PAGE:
For the week that's in it, brush up on some of the highlights of European literature
Trezza Azzopardi’s The Hiding Place (2000) gives some sense of the Maltese notions of community, albeit at a remove, in her Booker- shortlisted debut. A displaced Maltese father is repelled by the coldness of Cardiff, but there is no work at home. Many Maltese would regard the poet Mikiel “Kilin” Spiteri (1917-2008) as a much-loved national literary figure.
In his centenary year, we can’t resist Flann O’Brien’s At Swim-Two-Birds (1939), an assured comic extravaganza of worlds within worlds. William Trevor is the world’s finest living short-story writer; among his finest achievements are the collections After Rain (1996) and The Hill Bachelors (2000).
Nikos Kazantzakis (1885-1957), a kind of Greek Walt Whitman, remains best known for Zorba the Greek (1946, translated 1952), which was made famous by the film of the same name. Christ Recrucified (1954) may be the better novel. Contemporary Greek fiction is well served by Apostolos Doxiadis’s ingeniously irresistible cautionary parable Uncle Petros and Goldbach’s Conjecture (1992, translated 2000) in which the beauty and cruelty of maths prevail and one man’s life appears to collapse.
Herta Müller’s The Land of Green Plums (1993), translated by Michael Hofmann (1996), is a bold, daring attack on Ceausescu’s Romania. A group of students make their own bids to survive in their own way. The imagery is devastating and possesses the vivid clarity of a nightmare. Winner of the 1998 International Impac Dublin Literary Award, it is unforgettable.
In Magda Szabó’s The Door (1987, translated 2005), an ambitious young writer needs domestic help and hires the highly recommended Emerence, a remarkable housekeeper indeed. Szabó’s profound tragicomedy is about love and dependence. Dezso Kosztolányi’s classic Skylark (1924, translated 1993) remains fresh and moving. Sándor Márai, author of Embers, is another major voice.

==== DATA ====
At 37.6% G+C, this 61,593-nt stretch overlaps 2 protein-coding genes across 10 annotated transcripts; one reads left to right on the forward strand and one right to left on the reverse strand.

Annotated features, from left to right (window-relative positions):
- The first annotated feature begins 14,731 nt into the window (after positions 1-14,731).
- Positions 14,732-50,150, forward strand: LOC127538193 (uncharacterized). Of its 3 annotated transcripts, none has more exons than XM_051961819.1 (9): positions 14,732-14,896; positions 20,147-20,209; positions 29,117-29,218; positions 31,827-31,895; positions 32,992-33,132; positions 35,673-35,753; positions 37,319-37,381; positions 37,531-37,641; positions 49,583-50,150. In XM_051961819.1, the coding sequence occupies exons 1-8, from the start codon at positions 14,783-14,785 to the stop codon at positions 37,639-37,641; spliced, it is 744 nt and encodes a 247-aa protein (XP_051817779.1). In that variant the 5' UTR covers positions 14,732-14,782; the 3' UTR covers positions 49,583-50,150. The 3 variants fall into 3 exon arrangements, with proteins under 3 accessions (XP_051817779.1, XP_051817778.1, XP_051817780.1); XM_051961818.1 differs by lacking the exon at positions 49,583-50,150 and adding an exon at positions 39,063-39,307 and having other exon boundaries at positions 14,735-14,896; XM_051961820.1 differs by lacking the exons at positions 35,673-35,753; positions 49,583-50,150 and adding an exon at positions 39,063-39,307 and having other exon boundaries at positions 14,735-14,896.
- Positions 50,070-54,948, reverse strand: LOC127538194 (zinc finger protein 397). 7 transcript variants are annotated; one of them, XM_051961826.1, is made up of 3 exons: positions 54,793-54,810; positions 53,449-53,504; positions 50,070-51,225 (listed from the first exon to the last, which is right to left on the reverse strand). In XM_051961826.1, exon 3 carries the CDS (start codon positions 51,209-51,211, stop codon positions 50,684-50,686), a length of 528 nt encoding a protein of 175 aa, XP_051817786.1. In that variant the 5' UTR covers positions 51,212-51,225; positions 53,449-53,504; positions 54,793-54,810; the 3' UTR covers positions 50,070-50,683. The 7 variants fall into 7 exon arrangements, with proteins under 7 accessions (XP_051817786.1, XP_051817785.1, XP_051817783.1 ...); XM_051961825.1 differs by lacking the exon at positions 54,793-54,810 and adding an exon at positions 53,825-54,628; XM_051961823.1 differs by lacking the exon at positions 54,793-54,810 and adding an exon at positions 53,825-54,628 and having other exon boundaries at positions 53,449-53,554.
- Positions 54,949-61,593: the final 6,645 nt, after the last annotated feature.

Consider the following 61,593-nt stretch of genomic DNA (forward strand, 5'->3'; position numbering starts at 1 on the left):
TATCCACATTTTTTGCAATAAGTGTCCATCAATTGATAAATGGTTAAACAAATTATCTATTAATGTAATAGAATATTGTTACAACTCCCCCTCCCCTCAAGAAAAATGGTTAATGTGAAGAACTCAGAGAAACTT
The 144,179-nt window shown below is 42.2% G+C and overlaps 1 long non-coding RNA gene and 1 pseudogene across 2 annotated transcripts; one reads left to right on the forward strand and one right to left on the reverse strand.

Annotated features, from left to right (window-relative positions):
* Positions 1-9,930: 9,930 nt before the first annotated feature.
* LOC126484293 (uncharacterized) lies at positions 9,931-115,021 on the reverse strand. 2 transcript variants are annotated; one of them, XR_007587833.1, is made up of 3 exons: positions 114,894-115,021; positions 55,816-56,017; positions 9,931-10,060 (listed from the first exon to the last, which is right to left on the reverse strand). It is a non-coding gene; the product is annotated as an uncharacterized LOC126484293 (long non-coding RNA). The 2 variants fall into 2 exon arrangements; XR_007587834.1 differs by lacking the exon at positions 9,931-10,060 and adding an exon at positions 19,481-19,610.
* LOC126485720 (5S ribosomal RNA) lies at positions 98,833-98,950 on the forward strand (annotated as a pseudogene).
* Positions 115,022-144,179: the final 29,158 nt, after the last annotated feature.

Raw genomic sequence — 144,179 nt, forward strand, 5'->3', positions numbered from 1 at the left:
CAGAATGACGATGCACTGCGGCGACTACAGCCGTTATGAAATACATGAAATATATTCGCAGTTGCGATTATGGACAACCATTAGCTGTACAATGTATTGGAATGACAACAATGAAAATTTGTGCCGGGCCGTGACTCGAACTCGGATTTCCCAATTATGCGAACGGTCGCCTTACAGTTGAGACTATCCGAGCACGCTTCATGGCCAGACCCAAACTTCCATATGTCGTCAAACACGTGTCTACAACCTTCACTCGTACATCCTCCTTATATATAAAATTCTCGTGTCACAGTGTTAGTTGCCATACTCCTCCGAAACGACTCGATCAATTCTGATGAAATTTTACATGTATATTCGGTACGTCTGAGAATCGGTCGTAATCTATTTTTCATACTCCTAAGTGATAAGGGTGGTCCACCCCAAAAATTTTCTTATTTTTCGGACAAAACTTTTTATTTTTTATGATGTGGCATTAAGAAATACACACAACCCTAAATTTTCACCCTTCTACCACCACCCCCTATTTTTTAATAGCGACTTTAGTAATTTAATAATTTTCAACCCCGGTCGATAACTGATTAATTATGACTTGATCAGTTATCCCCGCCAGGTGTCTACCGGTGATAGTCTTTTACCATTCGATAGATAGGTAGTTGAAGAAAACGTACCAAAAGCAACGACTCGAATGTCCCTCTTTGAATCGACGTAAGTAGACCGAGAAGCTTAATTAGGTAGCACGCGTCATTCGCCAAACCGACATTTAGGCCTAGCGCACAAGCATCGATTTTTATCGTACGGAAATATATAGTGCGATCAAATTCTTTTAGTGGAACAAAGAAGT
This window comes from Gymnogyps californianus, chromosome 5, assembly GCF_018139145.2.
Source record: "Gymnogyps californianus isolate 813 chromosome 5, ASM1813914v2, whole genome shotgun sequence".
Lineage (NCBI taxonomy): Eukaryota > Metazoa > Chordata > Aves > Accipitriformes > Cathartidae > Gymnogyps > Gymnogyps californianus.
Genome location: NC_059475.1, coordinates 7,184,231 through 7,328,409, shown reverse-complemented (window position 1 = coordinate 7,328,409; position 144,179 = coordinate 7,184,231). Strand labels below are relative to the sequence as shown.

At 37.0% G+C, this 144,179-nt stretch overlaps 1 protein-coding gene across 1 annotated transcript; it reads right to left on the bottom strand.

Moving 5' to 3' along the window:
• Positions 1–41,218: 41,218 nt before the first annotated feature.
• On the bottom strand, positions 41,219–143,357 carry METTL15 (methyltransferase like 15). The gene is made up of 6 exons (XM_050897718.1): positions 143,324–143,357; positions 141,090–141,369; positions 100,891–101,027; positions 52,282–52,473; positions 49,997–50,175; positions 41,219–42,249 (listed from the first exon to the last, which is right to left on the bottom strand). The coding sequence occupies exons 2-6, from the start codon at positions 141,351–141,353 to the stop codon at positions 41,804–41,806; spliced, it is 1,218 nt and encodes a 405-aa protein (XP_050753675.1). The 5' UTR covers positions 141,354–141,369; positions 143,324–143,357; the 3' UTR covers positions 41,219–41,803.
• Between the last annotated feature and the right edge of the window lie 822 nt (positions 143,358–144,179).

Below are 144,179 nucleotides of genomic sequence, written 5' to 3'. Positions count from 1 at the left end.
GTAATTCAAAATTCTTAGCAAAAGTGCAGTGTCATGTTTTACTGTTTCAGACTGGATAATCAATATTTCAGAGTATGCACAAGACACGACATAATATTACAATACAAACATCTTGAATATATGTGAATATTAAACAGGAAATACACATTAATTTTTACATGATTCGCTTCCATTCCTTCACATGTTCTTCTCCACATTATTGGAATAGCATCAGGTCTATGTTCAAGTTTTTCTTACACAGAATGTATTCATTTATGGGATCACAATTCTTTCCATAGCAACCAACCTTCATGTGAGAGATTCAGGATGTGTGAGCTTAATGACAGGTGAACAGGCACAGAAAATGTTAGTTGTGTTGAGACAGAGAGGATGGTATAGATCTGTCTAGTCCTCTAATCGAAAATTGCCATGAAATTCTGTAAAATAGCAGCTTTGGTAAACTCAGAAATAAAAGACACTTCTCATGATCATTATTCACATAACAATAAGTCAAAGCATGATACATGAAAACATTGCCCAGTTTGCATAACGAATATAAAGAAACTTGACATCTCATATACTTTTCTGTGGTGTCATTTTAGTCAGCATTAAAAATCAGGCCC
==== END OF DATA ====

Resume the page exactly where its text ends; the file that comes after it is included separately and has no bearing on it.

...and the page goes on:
Czeslaw Milosz’s The Issa Valley (1955) is a much-loved and beautiful fictionalised account of growing up in the Polish countryside. Another, earlier Polish classic is Boleslaw Prus’s The Doll (1890), a forerunner of The Great Gatsby, while the contemporary novelist Pawel Huelle’s Castorp (2004, translated 2007) pays effective homage to Thomas Mann.
After his release from a Siberian prison camp, Jaan Kross concentrated on poetry. His interest in his country’s turbulent story drew him to historical fiction; The Tsar’s Madman (1978, translated 1992), his terrific novel about post-Napoleonic Russia, tells the story of the Baron and why he was imprisoned. Was he ever truly insane? A literary page-turner of the highest quality.
Henrik Stangerup, author of The Seducer: It is Hard to Die in Dieppe (1985, translated 1990) remains a towering presence in Danish and European fiction. In this novel he explores the soul of a 19th-century poet, the self-destructive Peder Ludvig Moller. A more recent and unsung marvel is Peter Adolphsen’s glorious performance piece, Machine (2006, translated 2008), which tracks the life odyssey of a drop of oil from its beginning within the heart of a prehistoric horse to igniting in a car in Texas. A small marvel – the narrative, not the oil.